Whenever someone inevitably asks me whether she’s like her character on CSI, I’ll be able to say, “Sort of. She’s equally smart, equally passionate about being a voice to those who can’t speak for themselves.” But Sara Sidle is a bit hardened, a bit harsh, with the strength that comes from resisting more than the average person’s share of opposition. Her shoulders are set in a hard-won pride; she’s had dignity, had it smacked off her, and gotten it back, tougher and badder and hard like a diamond. (See? I’m an actor. I see people, too, even the fictional ones. I know how it works; see above.) I love that character to pieces; but if Ipstenu and I ever had her over for dinner, I’d see her out the door afterward and then tell Ipstenu earnestly, “We need to have her over a lot more often. She needs some extra mothering, or at least aunting or sistering. And soup, lots of soup.”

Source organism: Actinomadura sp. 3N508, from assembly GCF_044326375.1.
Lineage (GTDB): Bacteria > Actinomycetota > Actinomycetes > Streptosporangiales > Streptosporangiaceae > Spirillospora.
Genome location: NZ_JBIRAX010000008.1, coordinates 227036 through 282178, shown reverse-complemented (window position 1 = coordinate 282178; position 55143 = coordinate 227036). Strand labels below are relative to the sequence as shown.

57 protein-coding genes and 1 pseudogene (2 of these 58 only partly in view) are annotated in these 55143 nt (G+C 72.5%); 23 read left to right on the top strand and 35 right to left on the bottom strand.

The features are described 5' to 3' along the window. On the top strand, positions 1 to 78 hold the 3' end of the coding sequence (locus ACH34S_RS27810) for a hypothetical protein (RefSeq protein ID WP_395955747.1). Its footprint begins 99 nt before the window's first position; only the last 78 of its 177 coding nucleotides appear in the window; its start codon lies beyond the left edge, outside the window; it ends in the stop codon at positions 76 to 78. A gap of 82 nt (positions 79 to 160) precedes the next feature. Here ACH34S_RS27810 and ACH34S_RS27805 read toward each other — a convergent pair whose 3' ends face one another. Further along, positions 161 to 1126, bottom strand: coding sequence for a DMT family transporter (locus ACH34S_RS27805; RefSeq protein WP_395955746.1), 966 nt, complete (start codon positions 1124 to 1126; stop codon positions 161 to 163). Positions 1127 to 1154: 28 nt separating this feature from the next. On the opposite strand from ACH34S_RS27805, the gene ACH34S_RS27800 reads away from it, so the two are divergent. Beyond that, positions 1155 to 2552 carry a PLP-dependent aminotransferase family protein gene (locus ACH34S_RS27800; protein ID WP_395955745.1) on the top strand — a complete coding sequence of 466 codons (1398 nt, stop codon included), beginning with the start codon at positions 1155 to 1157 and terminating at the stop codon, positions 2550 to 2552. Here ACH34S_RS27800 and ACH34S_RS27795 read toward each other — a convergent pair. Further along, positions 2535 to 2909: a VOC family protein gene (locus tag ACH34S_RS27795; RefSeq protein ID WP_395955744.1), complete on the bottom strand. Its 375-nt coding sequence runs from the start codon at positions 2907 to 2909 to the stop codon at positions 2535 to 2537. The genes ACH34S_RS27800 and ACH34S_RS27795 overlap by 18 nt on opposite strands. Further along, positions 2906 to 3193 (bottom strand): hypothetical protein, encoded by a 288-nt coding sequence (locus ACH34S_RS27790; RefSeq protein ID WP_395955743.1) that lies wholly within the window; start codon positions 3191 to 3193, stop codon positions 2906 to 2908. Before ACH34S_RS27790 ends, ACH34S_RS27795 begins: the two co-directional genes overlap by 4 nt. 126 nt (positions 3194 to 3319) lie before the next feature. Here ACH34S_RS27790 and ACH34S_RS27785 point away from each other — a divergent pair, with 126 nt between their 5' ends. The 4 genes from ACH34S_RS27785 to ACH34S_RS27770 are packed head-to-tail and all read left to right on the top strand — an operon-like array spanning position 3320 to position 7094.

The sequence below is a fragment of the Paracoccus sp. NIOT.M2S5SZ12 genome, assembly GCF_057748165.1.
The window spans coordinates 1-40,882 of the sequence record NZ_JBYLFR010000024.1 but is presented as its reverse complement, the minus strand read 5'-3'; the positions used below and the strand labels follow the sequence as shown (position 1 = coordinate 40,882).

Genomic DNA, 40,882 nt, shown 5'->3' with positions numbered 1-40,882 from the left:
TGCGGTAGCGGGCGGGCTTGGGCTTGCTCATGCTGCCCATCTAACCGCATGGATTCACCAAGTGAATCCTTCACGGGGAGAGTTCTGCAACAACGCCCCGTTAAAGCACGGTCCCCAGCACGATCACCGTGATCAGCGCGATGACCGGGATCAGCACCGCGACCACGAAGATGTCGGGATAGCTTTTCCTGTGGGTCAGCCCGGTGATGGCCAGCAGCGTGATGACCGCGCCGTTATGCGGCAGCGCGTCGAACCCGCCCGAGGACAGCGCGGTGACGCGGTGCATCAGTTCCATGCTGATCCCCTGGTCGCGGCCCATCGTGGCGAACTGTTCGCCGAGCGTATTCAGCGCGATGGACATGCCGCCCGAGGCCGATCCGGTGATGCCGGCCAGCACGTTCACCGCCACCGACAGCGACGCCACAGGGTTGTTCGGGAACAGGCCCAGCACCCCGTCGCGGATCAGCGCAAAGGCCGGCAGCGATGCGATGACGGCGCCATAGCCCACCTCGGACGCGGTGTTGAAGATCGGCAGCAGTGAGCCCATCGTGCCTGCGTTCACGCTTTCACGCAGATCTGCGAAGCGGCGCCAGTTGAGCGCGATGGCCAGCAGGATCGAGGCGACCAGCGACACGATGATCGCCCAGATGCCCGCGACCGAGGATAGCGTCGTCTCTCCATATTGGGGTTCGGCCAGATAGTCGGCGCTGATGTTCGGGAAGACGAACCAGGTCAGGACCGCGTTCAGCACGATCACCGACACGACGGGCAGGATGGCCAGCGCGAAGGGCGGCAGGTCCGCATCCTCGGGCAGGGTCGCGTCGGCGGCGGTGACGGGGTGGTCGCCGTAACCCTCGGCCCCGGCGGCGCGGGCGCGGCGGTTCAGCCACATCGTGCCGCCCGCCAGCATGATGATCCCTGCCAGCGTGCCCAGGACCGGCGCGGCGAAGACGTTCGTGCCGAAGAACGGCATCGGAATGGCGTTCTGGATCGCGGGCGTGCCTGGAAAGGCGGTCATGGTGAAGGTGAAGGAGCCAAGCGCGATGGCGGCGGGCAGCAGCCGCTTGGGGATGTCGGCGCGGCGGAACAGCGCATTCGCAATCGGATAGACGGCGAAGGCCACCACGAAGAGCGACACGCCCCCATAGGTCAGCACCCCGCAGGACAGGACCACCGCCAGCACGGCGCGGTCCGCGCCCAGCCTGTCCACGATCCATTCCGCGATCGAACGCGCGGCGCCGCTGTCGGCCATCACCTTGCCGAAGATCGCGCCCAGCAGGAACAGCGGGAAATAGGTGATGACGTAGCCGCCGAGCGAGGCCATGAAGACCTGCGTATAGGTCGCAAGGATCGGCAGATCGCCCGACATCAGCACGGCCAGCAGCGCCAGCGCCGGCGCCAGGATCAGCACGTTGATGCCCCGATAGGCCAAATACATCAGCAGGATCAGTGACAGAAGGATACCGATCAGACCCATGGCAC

Jorja doesn’t need that quite as much. She has the strength that comes from gentleness and graciousness, too. In a word, she’s a lady. Her mother, of blessed memory, must have been proud of her every single day of her life.
Also, Jorja is very huggy and tactile. Normally I really don’t want to touch people or have them touch me; yet somehow it didn’t seem like an invasion from her, but rather like an acknowledgement of a human connection.
Summary: I expected Ipstenu to be acknowledged with a handshake and then left to her own devices. I expected my own presence to be required only so Ipstenu wouldn’t have to just stand in a corner all night feeling superfluous, and just to listen to her say over and over, “I can’t believe I just met Jorja. Oh, snap, I forgot to get a picture with her. The fans will kill me.” I expected to be bored. Instead, I felt — and I know Ipstenu felt — appreciated, and as if we mattered. Jorja Fox is made of class and gentility. Now, now, I’m her fan. (I still don’t want an autograph, though; the hug was better than a scribble on a piece of paper.)
OH, yes, and Billy Petersen was a gentleman too. Wish I’d asked him what aftershave he was using, because it was nice, and I think it would’ve smelled good as a cologne on Ipstenu. I miss his cute curls, but straightened hair is apparently required by his current role, which started rehearsing yesterday. Hope the show goes well, whatever it is.
Questions? Go for it.